The prime minister, who was to hold the first of several rounds of meetings with her counterpart, Shinzo Abe, on Wednesday, touched down a day-and-a-half after North Korea fired a missile over the north of Japan, sparking a major regional security scare.
Speaking to reporters on her plane en route to Kyoto, the ancient former capital where she is beginning the trip, May declined several times to rule out the possibility of military action against North Korea.
However, she repeatedly stressed that the UK’s focus remained on joint international efforts to limit Pyongyang’s missile programme, saying the country’s neighbour and sometime ally, China, should do more to assist this.
Calling the firing of the missile, which triggered emergency sirens as it flew over the northern Japanese island of Hokkaido before breaking apart over the sea “outrageous” and “a provocation”, May called on the Chinese president, Xi Jinping, to do more.
“China has, I think, a very key role to play in terms of the pressure it can bring,” May said.“I have said this to President Xi, other have as well. We think that China has a role to play and we’d encourage China to do everything it can to bring pressure on North Korea to stop this.”
Pressed on whether the UK could back or be involved in military action, or seek to use cyber attacks to blunt North Korea’s efforts, May reiterated the need for joint action, with China at the centre.
“What is the UK doing? What we’re doing is working with our international partners,” she said.
“We want to continue to bring pressure on North Korea to ensure that they desist this action. And we see that the best way of doing is for China to be bringing pressure to bear on North Korea.”
She added: “It’s about the sort of pressure and change that China can bring. I think they’re a key player in this. In terms of what’s we’re doing, we’re looking to work with our partners. But crucially, we see China as being the key in this.”
The visit to Japan, May’s first to the country, will see her meet Abe in Kyoto before the pair take the Shinkansen bullet train to Tokyo. Security and defence had always been a planned element of the trip, with May due to address Japan’s national security council and visit one of its warships on Thursday.
Visiting in the immediate aftermath of the missile incident “gives me a particular opportunity to sit down with Prime Minister Abe and talk to him about this issue”, May said.
The planned primary focus of the trip had been trade, with May accompanied by the international trade secretary, Liam Fox, and a 15-strong delegation of business leaders, including executives from Aston Martin, Atkins, Barclays and Standard Life.
Speaking ahead of her arrival, May said she wanted to use her talks with Abe to push progress on an ongoing Japan-EU trade agreement.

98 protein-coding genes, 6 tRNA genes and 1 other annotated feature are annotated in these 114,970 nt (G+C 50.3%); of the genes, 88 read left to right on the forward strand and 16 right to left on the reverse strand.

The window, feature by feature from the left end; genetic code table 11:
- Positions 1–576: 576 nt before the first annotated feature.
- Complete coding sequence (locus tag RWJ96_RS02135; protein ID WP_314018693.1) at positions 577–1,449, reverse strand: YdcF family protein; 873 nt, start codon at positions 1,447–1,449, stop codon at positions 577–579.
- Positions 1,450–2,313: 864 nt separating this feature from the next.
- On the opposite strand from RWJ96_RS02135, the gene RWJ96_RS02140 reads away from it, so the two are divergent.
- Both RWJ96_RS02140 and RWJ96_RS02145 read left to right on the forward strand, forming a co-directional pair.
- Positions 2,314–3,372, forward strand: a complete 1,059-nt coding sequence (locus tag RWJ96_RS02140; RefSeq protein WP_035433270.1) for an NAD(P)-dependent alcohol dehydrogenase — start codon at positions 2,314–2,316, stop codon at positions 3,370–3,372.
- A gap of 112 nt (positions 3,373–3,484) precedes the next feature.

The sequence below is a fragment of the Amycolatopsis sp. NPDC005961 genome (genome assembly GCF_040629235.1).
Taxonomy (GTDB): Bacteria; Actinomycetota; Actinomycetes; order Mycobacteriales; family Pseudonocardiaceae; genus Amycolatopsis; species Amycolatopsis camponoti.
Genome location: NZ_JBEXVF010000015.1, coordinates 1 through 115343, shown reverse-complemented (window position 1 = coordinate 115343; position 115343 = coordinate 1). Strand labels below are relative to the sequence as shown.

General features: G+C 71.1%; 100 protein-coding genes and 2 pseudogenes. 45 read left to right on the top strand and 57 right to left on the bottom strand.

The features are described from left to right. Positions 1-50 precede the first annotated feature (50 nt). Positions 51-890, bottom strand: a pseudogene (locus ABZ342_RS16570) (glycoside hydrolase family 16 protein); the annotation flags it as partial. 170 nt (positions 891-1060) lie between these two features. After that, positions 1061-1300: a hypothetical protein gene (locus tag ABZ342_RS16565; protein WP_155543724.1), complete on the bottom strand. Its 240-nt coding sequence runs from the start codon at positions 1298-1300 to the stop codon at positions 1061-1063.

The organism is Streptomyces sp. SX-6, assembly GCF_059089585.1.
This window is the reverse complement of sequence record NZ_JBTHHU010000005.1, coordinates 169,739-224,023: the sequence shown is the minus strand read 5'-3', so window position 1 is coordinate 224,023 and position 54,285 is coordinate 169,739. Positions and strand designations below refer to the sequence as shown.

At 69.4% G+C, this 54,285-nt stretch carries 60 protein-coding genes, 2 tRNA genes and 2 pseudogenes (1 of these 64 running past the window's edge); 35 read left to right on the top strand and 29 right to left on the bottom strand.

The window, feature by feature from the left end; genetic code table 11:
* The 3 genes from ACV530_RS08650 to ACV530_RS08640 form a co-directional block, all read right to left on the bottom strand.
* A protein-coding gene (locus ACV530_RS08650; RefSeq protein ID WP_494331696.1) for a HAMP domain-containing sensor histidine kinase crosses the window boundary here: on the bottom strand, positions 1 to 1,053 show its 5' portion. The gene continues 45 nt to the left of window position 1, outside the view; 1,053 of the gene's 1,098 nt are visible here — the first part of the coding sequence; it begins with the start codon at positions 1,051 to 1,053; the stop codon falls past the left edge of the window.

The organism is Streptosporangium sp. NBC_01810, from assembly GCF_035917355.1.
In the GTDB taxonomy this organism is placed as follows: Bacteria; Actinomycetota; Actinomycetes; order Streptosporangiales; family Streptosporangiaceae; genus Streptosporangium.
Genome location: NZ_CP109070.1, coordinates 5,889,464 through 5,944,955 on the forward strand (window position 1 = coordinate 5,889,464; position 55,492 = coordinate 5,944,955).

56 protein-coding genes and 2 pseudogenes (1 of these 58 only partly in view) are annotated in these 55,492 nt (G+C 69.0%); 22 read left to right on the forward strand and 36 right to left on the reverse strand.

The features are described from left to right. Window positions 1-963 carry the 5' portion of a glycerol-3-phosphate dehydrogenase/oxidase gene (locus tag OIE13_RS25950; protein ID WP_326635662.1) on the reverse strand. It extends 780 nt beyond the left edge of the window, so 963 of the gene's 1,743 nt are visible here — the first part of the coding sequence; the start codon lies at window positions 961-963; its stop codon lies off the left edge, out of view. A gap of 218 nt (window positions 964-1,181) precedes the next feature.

The aim was that this could then be immediately adapted, post-Brexit, as the model for an interim Japan-UK deal, she said, giving continuity to businesses, saying this could also happen elsewhere.
“We think it is an important deal for the EU, and yes, when we leave the European Union we are looking, obviously, at a number of trade deals that the EU has with other countries,” said May, who ends her trip on Friday with a meeting with Emperor Akihito.
“We are looking at the possibility of those being able to brought over, certainly initially, into trade deals with the United Kingdom. It would give business certainty, which is what business wants, at the point we leave.
“We will continue to press the EU to move forward on the Japan deal, which of course they’ve made initial steps on, but there’s a way to go.”
Ahead of May’s initial talks with Abe, a special adviser to the Japanese prime minister said there was uneasiness about Brexit within the Japanese business community.
Tomohiko Taniguchi told BBC Radio 4’s Today programme that comments earlier in the week by Japan’s deputy chief cabinet secretary about Brexit bringing a sense of “crisis” had been possibly overblown.
“A sense of crisis may be a little bit (of) a strong word, but there certainly exists a sense of uneasiness, widely shared by the Japanese industrialists,” he said. “But I think they are telling themselves that now is the time for them to see what is going to happen down the road, rather than jumping into a uneasy conclusion.”
Taniguchi said it was understood that no formal trade deal talks could begin until after the UK quits the EU, but said Japanese industrialists had an “inherent preference” for doing business in Britain.
This article was written by Peter Walker in Kyoto, for theguardian.com on Wednesday 30th August 2017 08.02 Europe/Londonguardian.co.uk © Guardian News and Media Limited 2010